Once the local flour mill was a hub in the community, as farmers dropped off their grain and people picked up the flour they needed for their baking. Now, there are three left, and the only brick one stands in Yorkton. There is an opportunity to do something on the site, but what should it be.
The first meeting exploring that potential was held on May 9, with Frank Korvemaker, construction historian, archivist and archeologist, talking about the history of mills in the province and what people trying to preserve an old building have to keep in mind when making it a site to visit. Speaking from experience with the Bell Barn and the Claybank Brick Plant, he touched on things that might not be immediately obvious, like how to keep a site accessible and ways to keep it worth visiting even when any interpretive center is closed.
The relative rarity of the mill is one of the opportunities for Yorkton, because instead of being important to just Yorkton itself it becomes a site that’s unique provincially, being both the oldest mill and the only one made of brick in the province.
“We have an opportunity to preserve these three mills... It’s important not only to your own community but to the people of Saskatchewan. That’s why it doesn’t hurt to expand your fundraising campaign beyond Yorkton.”
The work already done on the site is what needed to happen to get people on board with mill preservation, said Korvemaker, because when a building is an ‘eyesore’ that makes it much harder to get people on board to preserve it. Site improvements are convincing people of the value of the property, and that’s generating interest in what happens next at the site. A full room at the Yorkton Public Library proved that there are people invested in what happens next.
“It looks like something positive is happening in Yorkton all around the Mill, and it is.”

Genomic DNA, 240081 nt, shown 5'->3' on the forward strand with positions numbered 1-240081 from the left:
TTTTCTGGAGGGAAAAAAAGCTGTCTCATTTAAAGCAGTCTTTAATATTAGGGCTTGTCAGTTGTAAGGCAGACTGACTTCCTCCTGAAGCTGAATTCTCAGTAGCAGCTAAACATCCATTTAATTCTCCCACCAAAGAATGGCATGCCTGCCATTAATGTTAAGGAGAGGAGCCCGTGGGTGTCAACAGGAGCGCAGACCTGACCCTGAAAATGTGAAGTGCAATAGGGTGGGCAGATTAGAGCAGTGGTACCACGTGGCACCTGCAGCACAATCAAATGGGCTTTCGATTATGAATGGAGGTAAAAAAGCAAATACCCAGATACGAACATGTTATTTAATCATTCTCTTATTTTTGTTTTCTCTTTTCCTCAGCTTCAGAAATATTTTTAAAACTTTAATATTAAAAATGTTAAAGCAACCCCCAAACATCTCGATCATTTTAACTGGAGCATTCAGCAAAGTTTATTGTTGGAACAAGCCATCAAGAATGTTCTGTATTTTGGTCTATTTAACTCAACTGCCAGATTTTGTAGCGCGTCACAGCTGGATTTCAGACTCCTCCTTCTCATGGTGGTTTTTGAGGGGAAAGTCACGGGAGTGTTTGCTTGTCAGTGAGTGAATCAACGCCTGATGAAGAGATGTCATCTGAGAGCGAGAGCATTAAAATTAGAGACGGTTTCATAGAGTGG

The main challenge that the Yorkton Brick Mill Heritage society will face is the same one that anyone in the business of preserving old buildings faces, that being nature and it’s desire to turn bricks and wood to dust. While some mills have been intentionally demolished, said Korvemaker, the majority have been destroyed by unintentional fire, and that’s still the biggest risk the mill will face, even as a brick building a large enough fire could easily destroy it. In his presentation, he spoke a bit about how it would be a good idea to have a sprinkler system in the mill, and that plans for added building should have fire walls as part of the design.
“It’s a difficult situation. Eventually, mother nature gets them all, whether it’s 100 years, 500 years, or the case of Notre Dame in Paris, 1,500 years, she always wants to win. I like to thwart her, I like to make her earn her dollars.”
Larry Pearen with the Yorkton Brick Mill Heritage Society said that the meeting showed that there is lots of interest in the community, a positive sign for the mill’s future as they work out ideas for the next step down the road.
The next meeting will be June 13, talking about establishing goals and developing a strategic plan, looking at the mill from a business perspective.